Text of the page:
Nature Materials - Nanoscale surfaces for the long-term maintenance of mesenchymal stem cell phenotype and multipotency
The process of culturing is made more difficult by spontaneous stem cell differentiation, where stem cells grown on standard plastic tissue culture surfaces do not expand to create new stem cells but instead create other cells which are of no use in therapy. Currently, stem cell expansion is often boosted by immersing the cells in chemical solutions which help to increase the overall yield of stem cells but are limited in their effectiveness.
The new nanopatterned surface, developed and fabricated at the
Dr Matthew Dalby from the University of Glasgow, who led the research alongside colleague Dr Nikolaj Gadegaard and Prof Richard Oreffo of the
"If the same process can be used to culture other types of stem cells too, and this research in under way in our labs, our technology could be the first step on the road to developing large-scale stem cell culture factories which would allow for the creation of a wide range of therapies for many common diseases such as diabetes, arthritis, Alzheimer's disease and Parkinson's disease. We’re very excited about the potential applications of the technology and we’re already in the early stages of conversations to make the surface commercially available."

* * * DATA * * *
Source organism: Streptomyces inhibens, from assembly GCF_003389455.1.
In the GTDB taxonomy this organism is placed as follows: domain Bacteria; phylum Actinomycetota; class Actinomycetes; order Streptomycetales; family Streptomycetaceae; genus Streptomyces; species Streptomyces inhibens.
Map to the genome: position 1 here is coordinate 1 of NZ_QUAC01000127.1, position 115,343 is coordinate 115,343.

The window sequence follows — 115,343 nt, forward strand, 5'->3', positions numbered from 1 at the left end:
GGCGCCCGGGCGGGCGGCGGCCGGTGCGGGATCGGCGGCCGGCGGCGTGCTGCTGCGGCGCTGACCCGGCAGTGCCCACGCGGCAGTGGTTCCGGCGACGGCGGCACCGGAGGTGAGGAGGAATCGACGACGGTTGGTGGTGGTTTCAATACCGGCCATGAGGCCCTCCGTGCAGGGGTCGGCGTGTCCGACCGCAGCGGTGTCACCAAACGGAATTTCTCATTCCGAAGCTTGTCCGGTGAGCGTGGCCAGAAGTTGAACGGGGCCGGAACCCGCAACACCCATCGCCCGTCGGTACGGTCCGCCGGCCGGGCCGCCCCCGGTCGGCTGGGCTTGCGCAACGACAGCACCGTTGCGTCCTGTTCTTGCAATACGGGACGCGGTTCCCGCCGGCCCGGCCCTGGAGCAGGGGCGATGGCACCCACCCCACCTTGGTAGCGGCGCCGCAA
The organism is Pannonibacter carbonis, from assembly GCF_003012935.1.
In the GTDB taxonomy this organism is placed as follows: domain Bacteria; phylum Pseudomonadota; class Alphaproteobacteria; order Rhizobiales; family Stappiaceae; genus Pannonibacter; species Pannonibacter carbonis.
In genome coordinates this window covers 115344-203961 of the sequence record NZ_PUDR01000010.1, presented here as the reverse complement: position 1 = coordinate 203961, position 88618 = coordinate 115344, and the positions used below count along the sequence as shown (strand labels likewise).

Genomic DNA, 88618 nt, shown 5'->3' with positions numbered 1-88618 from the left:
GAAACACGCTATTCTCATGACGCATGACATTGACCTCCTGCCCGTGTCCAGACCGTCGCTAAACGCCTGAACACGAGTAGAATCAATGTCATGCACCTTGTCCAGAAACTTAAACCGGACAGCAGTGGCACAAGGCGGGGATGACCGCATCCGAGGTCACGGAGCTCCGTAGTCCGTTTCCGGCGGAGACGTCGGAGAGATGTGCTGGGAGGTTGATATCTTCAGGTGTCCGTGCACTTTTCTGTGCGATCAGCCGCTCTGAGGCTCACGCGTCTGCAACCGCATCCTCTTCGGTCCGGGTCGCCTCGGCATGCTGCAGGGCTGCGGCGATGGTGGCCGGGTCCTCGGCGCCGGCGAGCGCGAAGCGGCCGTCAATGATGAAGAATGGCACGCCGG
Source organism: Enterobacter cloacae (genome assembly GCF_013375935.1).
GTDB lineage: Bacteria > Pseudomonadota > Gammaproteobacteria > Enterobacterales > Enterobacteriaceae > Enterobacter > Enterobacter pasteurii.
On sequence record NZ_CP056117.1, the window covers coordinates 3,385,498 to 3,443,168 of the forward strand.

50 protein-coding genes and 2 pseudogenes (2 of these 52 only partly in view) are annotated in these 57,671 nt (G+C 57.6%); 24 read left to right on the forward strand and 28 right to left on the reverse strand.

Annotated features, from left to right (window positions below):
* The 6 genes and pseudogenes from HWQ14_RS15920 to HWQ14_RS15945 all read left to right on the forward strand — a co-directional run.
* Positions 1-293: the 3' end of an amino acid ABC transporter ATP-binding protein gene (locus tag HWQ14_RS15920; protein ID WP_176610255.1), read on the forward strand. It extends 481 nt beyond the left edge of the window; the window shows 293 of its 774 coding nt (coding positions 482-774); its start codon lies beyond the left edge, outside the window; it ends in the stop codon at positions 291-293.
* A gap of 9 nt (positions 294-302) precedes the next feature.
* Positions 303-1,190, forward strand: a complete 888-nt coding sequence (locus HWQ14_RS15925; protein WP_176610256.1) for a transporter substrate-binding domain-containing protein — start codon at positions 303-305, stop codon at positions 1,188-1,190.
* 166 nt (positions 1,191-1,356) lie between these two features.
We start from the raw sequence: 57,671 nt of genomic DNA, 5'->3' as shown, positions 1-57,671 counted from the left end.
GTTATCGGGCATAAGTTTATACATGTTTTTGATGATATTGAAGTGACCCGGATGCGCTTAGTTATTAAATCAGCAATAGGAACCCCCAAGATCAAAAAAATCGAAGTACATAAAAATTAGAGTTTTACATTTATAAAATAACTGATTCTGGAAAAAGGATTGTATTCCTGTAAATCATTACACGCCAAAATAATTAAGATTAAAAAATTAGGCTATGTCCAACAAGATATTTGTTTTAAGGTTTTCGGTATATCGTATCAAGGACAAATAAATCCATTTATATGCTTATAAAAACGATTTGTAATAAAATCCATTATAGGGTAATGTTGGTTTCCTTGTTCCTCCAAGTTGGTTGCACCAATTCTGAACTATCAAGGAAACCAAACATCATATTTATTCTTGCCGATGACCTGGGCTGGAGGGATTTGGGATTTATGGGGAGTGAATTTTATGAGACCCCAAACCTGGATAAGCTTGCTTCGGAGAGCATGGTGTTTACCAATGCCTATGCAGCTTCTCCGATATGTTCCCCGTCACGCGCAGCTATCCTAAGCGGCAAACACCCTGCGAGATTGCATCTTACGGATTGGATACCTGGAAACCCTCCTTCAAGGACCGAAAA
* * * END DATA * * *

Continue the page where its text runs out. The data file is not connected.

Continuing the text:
Professor Richard Oreffo, who led the
"It is important to realise the ability to retain skeletal stem cell phenotype using surface topography offers a step change in current approaches for stem cell biology. The implications for research and future interventions for patients with arthritis and other musculoskeletal diseases are substantial."
Professor Douglas Kell, Chief Executive, BBSRC, said: “Understanding how stem cells are affected by their environment is key to appreciating how they might be grown in sufficient quantities to be used in research or as therapies. This research shows that the physical surface that the cells are grown on can actually affect their fundamental biology in ways that are useful for us.
"Multidisciplinary research is increasingly important and this project is a great example where cell biology, medicine, and engineering come together in powerful synergy to solve a complex problem."